The Republicans’ top legislative priority for the year will be infrastructure, and President Donald Trump will lead the way promoting legislative efforts around the country while top lawmakers on Capitol Hill debate funding provisions and controversial proposals. If that sounds like 2018 it’s because our “Builder-in-Chief” had signaled as much at the start of this year. Trump would go on to abandon that plan.
But now we’re talking about 2019. And, the two Republicans vying for the chairmanship of the transportation panel in the House told Transport Topics in separate interviews they will make it a priority to craft legislation aimed at rebuilding the country’s roads and bridges. Reps. Jeff Denham of California and Sam Graves of Missouri, one of whom very likely will be the next chairman (if Republicans hold on to the chamber after the November midterms), acknowledged identifying the source of funding for a massive infrastructure bill will challenge the committee, and their caucus. Thus far, Congress has opted not to take up Trump’s public-private partnerships-centric infrastructure proposal, and the outline offered by outgoing committee Chairman Bill Shuster (R-Pa.) has somewhat been eclipsed by all the noise from inside the Beltway.
“I think it’s going to take multiple sources. You know, where we can use federal financing. I think we gotta first start by unleashing the capital that we have today that’s oftentimes too burdensome that private companies, or local entities, won’t apply for some of those different loans or financing mechanisms,” Denham explained.
“So, Shuster put out some ideas and some things to get people talking. But the committee will have something completely different, I’m sure," Graves said. "The point is, highway funding is the biggest problem facing transportation, and I have been leading the charge to build consensus and find solutions since we passed the last highway bill.”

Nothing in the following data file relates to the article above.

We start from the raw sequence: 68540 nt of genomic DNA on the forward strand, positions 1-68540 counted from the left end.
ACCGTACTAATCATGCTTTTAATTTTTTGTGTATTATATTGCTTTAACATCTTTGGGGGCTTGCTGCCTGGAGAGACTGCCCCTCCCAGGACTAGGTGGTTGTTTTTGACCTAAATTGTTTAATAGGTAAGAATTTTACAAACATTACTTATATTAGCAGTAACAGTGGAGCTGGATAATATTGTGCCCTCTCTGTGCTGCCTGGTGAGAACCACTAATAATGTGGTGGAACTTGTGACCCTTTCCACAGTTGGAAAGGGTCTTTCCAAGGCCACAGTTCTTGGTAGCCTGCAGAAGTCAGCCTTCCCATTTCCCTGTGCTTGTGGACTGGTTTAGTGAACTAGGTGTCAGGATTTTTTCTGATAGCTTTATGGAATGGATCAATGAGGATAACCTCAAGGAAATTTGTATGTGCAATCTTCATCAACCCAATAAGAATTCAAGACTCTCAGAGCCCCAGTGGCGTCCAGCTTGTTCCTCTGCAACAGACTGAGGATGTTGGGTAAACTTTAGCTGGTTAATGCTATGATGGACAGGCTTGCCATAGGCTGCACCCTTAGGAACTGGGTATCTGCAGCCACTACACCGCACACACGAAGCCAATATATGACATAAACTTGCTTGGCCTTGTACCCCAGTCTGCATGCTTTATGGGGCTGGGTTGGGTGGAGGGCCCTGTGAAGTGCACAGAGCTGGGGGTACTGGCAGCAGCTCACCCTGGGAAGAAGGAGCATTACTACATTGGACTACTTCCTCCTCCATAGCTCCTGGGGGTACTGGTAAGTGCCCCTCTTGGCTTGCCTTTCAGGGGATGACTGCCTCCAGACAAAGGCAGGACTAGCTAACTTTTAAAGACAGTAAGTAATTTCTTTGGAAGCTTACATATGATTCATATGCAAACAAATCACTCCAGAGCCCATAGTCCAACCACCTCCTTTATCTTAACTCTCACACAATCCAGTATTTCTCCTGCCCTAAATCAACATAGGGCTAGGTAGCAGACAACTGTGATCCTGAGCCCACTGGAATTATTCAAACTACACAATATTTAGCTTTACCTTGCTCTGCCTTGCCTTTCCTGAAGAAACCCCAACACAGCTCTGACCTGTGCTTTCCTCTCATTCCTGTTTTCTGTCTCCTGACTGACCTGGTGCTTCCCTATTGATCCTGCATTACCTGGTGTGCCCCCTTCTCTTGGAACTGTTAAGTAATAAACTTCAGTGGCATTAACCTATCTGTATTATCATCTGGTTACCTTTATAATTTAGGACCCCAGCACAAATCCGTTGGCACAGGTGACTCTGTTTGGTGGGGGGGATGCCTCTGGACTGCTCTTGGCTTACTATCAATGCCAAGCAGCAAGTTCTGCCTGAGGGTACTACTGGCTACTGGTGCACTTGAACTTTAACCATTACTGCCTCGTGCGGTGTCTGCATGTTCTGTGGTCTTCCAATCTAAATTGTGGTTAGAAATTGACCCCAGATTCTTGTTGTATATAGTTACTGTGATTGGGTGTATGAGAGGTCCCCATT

The two lawmakers also shared thoughts on autonomous vehicles, freight policy and the current political climate. Full coverage of our interviews with Denham and Graves will be published this week.
THE WEEK AHEAD: (all times EDT)
Oct. 2, 9:30 a.m.: The Federal Motor Carrier Safety Administration is hosting a listening session on its hours-of-service rules. The event will be held at the MetroPlan Orlando, 250 S. Orange Ave., Suite 200, in Orlando, Fla. The agency will provide a webcast.
Oct. 3, 10 a.m.: The Senate Commerce Committee will seek an update on the implementation of positive train control. Witnesses will include Ronald Batory, administrator of the Federal Railroad Administration; Susan Fleming, director of physical infrastructure issues at the Government Accountability Office; Kevin Corbett, executive director of NJ Transit; and Scot Naparstek, executive vice president and chief operating officer at Amtrak.
Oct 3, 2:15 p.m.: The Senate Superfund, Waste Management, and Regulatory Oversight Subcommittee will meet for a hearing titled, “Oversight of the Environmental Protection Agency’s Implementation of Sound and Transparent Science in Regulation.”
IN CASE YOU MISSED IT:
BIG HOUSE: Former Pilot Flying J President Mark Hazelwood was sentenced to 12½ years in prison and fined $750,000 on Sept. 26 for his leadership role in a multimillion-dollar scheme to cheat truckers out of diesel fuel rebates.
BUILT TOUGH: Ford Trucks offers only light- and medium-duty vehicles in North America, but the brand is aiming to make a splash in the heavy-duty segment in certain international markets.
X MEN: XPO Logistics Inc. is joining the growing ranks of trucking and logistical companies offering its employees some kind of educational benefit to combat the nationwide shortage of truck drivers and technicians.
WHAT WE’RE READING:
The Man from Tesla scrutinized.
Blame the Supreme Court confirmation hearing for senators’ inability to wrap up the fiscal 2019 Transportation-Housing and Urban Development funding bill by the Sept. 30 deadline, people familiar with the matter told Transport Topics.
My constituents are New Yorkers; they’re fast paced, they want to see it. They want to see the president impeached yesterday.
Rep. Jerrold Nadler (D-N.Y.) on “This Week with George Stephanopoulos” on Sept. 30
Outgoing Transportation and Infrastructure Committee Chairman Bill Shuster recently gave vehicle-miles-traveled fees a thumbs up.
A lesson in history, courtesy of the former Arkansas governor.
Took a selfie in the Rome Coliseum today. I was looking for Spartacus, but he wasn't here. Some big walls though and I hear Mexico paid for them. pic.twitter.com/aj14pKO9zW— Gov. Mike Huckabee (@GovMikeHuckabee) September 30, 2018